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Li-rich Claystone in the McDermitt Caldera, Nevada: Characteristics and Possible Origin
  • Christopher Henry,
  • Stephen Castor,
  • Lisa Stillings
Christopher Henry
University of Nevada Reno

Corresponding Author:[email protected]

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Stephen Castor
University of Nevada Reno
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Lisa Stillings
US Geological Survey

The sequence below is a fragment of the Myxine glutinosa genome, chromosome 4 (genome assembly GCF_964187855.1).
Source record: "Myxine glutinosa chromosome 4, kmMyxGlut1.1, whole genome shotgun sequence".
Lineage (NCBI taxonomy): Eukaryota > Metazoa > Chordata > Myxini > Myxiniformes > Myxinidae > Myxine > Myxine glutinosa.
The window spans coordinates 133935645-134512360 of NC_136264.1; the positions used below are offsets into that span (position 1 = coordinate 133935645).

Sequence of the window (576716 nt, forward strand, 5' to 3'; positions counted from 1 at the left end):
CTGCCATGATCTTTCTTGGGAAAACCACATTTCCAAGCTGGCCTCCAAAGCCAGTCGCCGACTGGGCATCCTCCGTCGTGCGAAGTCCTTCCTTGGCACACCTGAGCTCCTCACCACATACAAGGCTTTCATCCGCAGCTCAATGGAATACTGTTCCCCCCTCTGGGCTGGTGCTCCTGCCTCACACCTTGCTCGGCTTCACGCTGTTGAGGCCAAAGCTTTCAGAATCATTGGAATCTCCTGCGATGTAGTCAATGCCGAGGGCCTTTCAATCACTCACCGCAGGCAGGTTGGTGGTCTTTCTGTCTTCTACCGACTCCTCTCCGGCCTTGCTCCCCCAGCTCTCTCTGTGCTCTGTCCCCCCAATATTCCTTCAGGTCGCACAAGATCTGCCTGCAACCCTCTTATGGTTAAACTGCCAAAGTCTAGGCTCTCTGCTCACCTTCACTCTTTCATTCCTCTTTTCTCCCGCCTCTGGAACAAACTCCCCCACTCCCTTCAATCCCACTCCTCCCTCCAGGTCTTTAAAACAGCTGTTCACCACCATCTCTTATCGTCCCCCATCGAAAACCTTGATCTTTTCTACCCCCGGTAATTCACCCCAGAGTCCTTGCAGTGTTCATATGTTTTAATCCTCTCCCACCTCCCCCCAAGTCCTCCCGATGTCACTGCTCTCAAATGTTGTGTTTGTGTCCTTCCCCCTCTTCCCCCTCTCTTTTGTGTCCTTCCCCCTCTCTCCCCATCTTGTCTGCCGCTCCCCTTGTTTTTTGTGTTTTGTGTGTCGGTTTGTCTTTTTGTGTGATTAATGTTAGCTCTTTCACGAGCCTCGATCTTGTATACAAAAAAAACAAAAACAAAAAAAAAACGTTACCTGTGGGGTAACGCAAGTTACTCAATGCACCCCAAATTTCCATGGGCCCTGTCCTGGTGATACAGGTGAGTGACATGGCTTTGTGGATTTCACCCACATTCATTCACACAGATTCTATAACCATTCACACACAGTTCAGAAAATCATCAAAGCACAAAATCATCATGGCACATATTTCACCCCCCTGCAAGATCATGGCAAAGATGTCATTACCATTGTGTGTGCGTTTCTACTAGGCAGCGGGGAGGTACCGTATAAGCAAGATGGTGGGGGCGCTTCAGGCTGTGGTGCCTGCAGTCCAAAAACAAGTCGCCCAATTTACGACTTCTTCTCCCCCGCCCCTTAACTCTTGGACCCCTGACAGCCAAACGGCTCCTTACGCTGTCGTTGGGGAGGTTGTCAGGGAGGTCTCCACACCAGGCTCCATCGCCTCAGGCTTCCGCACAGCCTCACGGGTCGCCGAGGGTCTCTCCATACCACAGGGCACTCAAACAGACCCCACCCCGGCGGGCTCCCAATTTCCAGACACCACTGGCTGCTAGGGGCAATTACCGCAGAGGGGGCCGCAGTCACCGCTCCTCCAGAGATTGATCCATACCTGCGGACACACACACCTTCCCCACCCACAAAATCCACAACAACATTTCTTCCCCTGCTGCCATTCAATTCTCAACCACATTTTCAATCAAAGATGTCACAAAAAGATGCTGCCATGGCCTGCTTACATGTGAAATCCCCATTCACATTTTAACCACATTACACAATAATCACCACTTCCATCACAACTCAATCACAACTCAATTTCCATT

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The Lithium Nevada Corp. Thacker Pass Project has a measured resource of 242M tonnes at 0.29% Li (~0.7M tonnes Li). The deposit is the southernmost of five known lenses hosted within intracaldera tuffaceous sediments along the west side of the McDermitt caldera, which formed by eruption of 16.4 Ma peralkaline-metaluminous tuff. Analyses of 9880 core samples (~1.5-m thick) give a mean of ~ 2500 ppm Li, with some >8800 ppm. Entire sedimentary sections in the southern and western parts of the caldera basin have high Li (1500+ ppm). Pre-caldera rocks, the McDermitt Tuff, late caldera volcanics, and unaltered tuffaceous sediments have relatively low Li (5 -140 ppm). Sediment deposition was mainly subaqueous in the closed caldera basin. Li-rich fill may have been deposited from airborne sources. Claystone comprises most of the Thacker Pass deposit and dominates Li-rich intervals. The rest is mostly feldspar-rich ash. X-ray diffraction (XRD) data from six core holes across the deposit show consistent lateral mineral zoning. A Li-rich zone (mean >4,000 ppm) mainly contains illitic clay and underlies a zone of lower Li with smectite + analcime. Based on XRD peak locations and chemistry, the closest analogs to the illitic clay are Li micas (e.g. tainiolite). Montmorillonitic clay and a basal silicified zone underlie the illitic zone. Some transitional rock of mixed-layer clay between the illite and smectite zones also has high Li. All clay has similar optical properties but SEM images show illite forms tiny hexagonal plates and smectite has no resolvable crystallinity. Calcite, albite, K-feldspar, and quartz occur in all zones, dolomite and fluorite near the top of the illite zone, and pyrite and bitumen in unoxidized rock. The Li-rich zone has relatively high K, Rb, Mo, As, and Sb. Secondary Kspar in the Li-rich zone gave an 40Ar/39Ar age of 14.87±0.05 Ma. No origin fully explains known characteristics. The presence of illite suggests a moderate temperature hydrothermal system. Release of Li from tuffaceous sediments and transport by alkaline groundwater are consistent with most mineralogy (characteristic of closed hydrologic system diagenesis) and with the Kspar date that long postdates caldera magmatism. Release of 10 ppm Li from the likely 50-200 km3 of intracaldera sediments would contribute ~1-4M tonnes Li.